4. Have faith. Everything you need to know is (a) in your friend or loved one’s head; (b) in the Dummies book; or (c) on the Internet. The trick is finding the right words so the questions make sense to someone who knows the answers. If you find yourself on some obscure page or “forum” where people are throwing around language that puts you to sleep, stop. Take a break, rephrase your question and find a source that makes sense to you. It’s out there.
I’m not out of the woods, but should have everything figured out by 2014. Hopefully my new iPhone won’t already be an antique.
How about you? Are you upgrading? How is it going?
Reaching Your Goals, With a Little Help From Your Friends (Commuting by Muscle, 104 times in 52 Weeks)
February 4, 2013 § 8 Comments
“Let’s walk,” says my friend.
I start to say, “It’s cold. Let’s drive.”
Conversation in my head
OK. Let’s walk.
The sun comes out for the first time in a week. She points out daisies in the grass.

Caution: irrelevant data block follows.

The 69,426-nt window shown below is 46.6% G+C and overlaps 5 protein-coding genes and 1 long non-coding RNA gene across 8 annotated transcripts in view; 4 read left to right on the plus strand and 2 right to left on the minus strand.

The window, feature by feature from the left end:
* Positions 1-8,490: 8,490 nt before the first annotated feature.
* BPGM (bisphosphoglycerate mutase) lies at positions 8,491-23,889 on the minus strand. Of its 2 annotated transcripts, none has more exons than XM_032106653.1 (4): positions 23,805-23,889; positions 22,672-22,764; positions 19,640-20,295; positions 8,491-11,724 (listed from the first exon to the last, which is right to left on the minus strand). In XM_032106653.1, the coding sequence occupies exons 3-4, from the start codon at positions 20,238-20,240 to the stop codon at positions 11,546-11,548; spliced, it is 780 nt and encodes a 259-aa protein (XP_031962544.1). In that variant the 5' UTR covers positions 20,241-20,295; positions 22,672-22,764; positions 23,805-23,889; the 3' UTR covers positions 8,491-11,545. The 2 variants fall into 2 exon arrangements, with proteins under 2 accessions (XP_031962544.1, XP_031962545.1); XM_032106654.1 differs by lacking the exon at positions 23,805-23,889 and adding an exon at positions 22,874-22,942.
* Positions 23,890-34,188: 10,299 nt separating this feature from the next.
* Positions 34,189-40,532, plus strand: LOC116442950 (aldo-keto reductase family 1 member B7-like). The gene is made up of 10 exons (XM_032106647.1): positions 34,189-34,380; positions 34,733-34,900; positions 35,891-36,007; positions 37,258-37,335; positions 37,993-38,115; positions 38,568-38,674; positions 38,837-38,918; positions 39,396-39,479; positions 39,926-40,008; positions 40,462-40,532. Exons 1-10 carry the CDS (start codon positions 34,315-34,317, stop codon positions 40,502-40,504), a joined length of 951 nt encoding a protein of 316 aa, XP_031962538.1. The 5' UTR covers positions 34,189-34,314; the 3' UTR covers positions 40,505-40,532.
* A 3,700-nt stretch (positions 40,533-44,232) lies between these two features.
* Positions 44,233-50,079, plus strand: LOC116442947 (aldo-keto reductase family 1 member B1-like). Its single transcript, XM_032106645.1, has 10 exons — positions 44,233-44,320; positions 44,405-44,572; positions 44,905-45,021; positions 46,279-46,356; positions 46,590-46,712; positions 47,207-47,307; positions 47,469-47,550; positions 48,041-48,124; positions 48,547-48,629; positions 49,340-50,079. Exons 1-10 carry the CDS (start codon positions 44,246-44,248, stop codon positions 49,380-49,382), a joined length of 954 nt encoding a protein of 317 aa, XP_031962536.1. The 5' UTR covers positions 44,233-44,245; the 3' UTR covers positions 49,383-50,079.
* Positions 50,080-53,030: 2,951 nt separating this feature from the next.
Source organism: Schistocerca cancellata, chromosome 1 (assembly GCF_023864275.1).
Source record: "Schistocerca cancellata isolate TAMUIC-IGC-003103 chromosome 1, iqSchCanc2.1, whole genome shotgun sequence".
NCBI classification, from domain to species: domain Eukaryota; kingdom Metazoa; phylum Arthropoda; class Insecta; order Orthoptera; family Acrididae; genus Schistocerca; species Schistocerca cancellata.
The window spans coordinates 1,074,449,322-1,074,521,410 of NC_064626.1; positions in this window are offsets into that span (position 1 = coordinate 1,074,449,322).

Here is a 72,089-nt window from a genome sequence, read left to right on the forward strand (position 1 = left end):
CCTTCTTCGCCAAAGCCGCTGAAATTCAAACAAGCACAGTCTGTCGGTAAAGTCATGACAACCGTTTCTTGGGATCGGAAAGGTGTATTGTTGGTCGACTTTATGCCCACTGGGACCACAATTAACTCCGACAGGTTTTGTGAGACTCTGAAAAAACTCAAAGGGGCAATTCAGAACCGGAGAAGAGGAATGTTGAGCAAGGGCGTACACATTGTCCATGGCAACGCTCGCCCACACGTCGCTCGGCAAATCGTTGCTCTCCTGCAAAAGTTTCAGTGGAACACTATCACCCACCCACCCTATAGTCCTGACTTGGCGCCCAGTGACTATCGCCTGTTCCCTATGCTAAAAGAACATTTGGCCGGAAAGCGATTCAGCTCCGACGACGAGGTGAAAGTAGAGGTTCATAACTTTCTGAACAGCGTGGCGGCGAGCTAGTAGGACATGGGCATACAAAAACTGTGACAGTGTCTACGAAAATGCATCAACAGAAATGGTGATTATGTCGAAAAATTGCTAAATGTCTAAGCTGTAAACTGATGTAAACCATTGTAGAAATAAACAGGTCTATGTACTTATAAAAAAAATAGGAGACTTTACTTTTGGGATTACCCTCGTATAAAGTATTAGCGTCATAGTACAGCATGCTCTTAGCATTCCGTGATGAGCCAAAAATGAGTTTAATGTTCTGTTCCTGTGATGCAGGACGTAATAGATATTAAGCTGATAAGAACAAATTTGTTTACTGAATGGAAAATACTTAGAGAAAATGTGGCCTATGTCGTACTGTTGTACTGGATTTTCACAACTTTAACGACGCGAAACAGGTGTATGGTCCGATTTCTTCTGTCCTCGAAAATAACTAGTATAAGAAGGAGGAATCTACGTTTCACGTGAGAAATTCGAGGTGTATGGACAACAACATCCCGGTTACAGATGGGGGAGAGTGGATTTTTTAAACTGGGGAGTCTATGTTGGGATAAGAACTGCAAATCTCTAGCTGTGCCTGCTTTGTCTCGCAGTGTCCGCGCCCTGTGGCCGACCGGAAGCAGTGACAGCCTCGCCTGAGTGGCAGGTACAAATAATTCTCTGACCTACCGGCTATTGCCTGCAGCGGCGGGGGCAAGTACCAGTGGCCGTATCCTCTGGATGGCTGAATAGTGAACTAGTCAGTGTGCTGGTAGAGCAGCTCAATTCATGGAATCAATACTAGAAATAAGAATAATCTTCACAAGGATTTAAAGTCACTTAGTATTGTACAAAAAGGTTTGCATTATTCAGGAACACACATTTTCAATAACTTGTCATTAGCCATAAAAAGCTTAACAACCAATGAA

Another day, it’s pouring rain, so naturally I drive. A friend shows up in a snazzy neon jacket, leggings and a dress, ruddy cheeked and smiling. She bicycled and she looks great. Could have been me. Should have.
Sunday morning, hunched over the laptop and the man of the house says, “I’m going for a walk. Want to come?”
We walk seven miles. It’s cold and foggy, but doesn’t take long to warm up. We see brave souls getting ready for the polar plunge fundraiser for the Special Olympics. If that doesn’t make one feel wimpy …
2012 Polar Plunge, photo by KVAL
Ten weeks to go. Life and love might pull me over the finish line, in spite of myself.